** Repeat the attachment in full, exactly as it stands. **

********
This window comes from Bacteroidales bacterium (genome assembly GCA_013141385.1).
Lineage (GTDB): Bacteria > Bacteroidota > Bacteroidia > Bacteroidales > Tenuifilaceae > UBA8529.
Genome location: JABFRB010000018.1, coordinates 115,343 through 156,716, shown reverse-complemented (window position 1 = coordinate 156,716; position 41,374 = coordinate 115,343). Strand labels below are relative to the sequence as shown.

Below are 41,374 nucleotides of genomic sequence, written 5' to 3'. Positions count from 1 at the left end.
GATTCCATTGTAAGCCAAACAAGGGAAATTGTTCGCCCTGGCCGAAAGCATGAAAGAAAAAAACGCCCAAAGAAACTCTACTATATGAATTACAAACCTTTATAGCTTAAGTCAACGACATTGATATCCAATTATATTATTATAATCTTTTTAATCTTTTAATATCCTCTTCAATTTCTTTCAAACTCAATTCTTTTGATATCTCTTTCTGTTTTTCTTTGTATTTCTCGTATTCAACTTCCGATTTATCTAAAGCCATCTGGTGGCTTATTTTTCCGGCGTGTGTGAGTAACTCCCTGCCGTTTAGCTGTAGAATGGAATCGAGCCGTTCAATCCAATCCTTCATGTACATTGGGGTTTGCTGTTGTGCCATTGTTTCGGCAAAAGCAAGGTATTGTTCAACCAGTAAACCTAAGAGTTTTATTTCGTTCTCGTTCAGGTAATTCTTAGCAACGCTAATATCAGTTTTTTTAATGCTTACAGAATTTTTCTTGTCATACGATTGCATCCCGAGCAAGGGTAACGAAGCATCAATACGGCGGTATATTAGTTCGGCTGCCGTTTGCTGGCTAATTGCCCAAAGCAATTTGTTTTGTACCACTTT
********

This window comes from Bacteroidales bacterium (genome assembly GCA_013141385.1).
Lineage (GTDB): Bacteria > Bacteroidota > Bacteroidia > Bacteroidales > Tenuifilaceae > UBA8529.
Genome location: JABFRB010000018.1, coordinates 115,343 through 156,716, shown reverse-complemented (window position 1 = coordinate 156,716; position 41,374 = coordinate 115,343). Strand labels below are relative to the sequence as shown.

Below are 41,374 nucleotides of genomic sequence, written 5' to 3'. Positions count from 1 at the left end.
GATTCCATTGTAAGCCAAACAAGGGAAATTGTTCGCCCTGGCCGAAAGCATGAAAGAAAAAAACGCCCAAAGAAACTCTACTATATGAATTACAAACCTTTATAGCTTAAGTCAACGACATTGATATCCAATTATATTATTATAATCTTTTTAATCTTTTAATATCCTCTTCAATTTCTTTCAAACTCAATTCTTTTGATATCTCTTTCTGTTTTTCTTTGTATTTCTCGTATTCAACTTCCGATTTATCTAAAGCCATCTGGTGGCTTATTTTTCCGGCGTGTGTGAGTAACTCCCTGCCGTTTAGCTGTAGAATGGAATCGAGCCGTTCAATCCAATCCTTCATGTACATTGGGGTTTGCTGTTGTGCCATTGTTTCGGCAAAAGCAAGGTATTGTTCAACCAGTAAACCTAAGAGTTTTATTTCGTTCTCGTTCAGGTAATTCTTAGCAACGCTAATATCAGTTTTTTTAATGCTTACAGAATTTTTCTTGTCATACGATTGCATCCCGAGCAAGGGTAACGAAGCATCAATACGGCGGTATATTAGTTCGGCTGCCGTTTGCTGGCTAATTGCCCAAAGCAATTTGTTTTGTACCACTTT